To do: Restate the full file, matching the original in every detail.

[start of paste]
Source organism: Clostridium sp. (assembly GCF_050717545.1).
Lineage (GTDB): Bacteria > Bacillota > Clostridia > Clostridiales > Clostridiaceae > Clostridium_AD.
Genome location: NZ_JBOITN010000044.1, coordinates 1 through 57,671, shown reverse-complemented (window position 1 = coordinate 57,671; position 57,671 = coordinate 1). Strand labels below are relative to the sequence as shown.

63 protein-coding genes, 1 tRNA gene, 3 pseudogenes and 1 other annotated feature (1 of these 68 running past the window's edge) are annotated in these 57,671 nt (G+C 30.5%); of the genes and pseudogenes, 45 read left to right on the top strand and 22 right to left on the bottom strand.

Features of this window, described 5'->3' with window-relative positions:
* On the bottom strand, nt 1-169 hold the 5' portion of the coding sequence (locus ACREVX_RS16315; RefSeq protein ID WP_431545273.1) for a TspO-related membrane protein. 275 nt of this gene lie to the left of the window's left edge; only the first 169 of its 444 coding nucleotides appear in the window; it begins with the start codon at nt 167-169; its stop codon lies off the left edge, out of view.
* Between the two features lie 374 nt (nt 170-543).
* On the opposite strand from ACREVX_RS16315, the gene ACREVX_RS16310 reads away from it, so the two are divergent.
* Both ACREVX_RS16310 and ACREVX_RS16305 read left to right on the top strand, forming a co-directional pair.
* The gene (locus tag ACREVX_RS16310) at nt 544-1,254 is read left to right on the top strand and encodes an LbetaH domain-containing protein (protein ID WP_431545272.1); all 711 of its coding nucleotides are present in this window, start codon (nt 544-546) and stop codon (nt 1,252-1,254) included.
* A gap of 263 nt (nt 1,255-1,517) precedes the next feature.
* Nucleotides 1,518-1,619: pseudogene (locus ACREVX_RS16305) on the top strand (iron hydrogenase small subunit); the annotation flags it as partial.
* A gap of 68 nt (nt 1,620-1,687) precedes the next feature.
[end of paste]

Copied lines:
Source organism: Clostridium sp. (assembly GCF_050717545.1).
Lineage (GTDB): Bacteria > Bacillota > Clostridia > Clostridiales > Clostridiaceae > Clostridium_AD.
Genome location: NZ_JBOITN010000044.1, coordinates 1 through 57,671, shown reverse-complemented (window position 1 = coordinate 57,671; position 57,671 = coordinate 1). Strand labels below are relative to the sequence as shown.

63 protein-coding genes, 1 tRNA gene, 3 pseudogenes and 1 other annotated feature (1 of these 68 running past the window's edge) are annotated in these 57,671 nt (G+C 30.5%); of the genes and pseudogenes, 45 read left to right on the top strand and 22 right to left on the bottom strand.

Features of this window, described 5'->3' with window-relative positions:
* On the bottom strand, nt 1-169 hold the 5' portion of the coding sequence (locus ACREVX_RS16315; RefSeq protein ID WP_431545273.1) for a TspO-related membrane protein. 275 nt of this gene lie to the left of the window's left edge; only the first 169 of its 444 coding nucleotides appear in the window; it begins with the start codon at nt 167-169; its stop codon lies off the left edge, out of view.
* Between the two features lie 374 nt (nt 170-543).
* On the opposite strand from ACREVX_RS16315, the gene ACREVX_RS16310 reads away from it, so the two are divergent.
* Both ACREVX_RS16310 and ACREVX_RS16305 read left to right on the top strand, forming a co-directional pair.
* The gene (locus tag ACREVX_RS16310) at nt 544-1,254 is read left to right on the top strand and encodes an LbetaH domain-containing protein (protein ID WP_431545272.1); all 711 of its coding nucleotides are present in this window, start codon (nt 544-546) and stop codon (nt 1,252-1,254) included.
* A gap of 263 nt (nt 1,255-1,517) precedes the next feature.
* Nucleotides 1,518-1,619: pseudogene (locus ACREVX_RS16305) on the top strand (iron hydrogenase small subunit); the annotation flags it as partial.
* A gap of 68 nt (nt 1,620-1,687) precedes the next feature.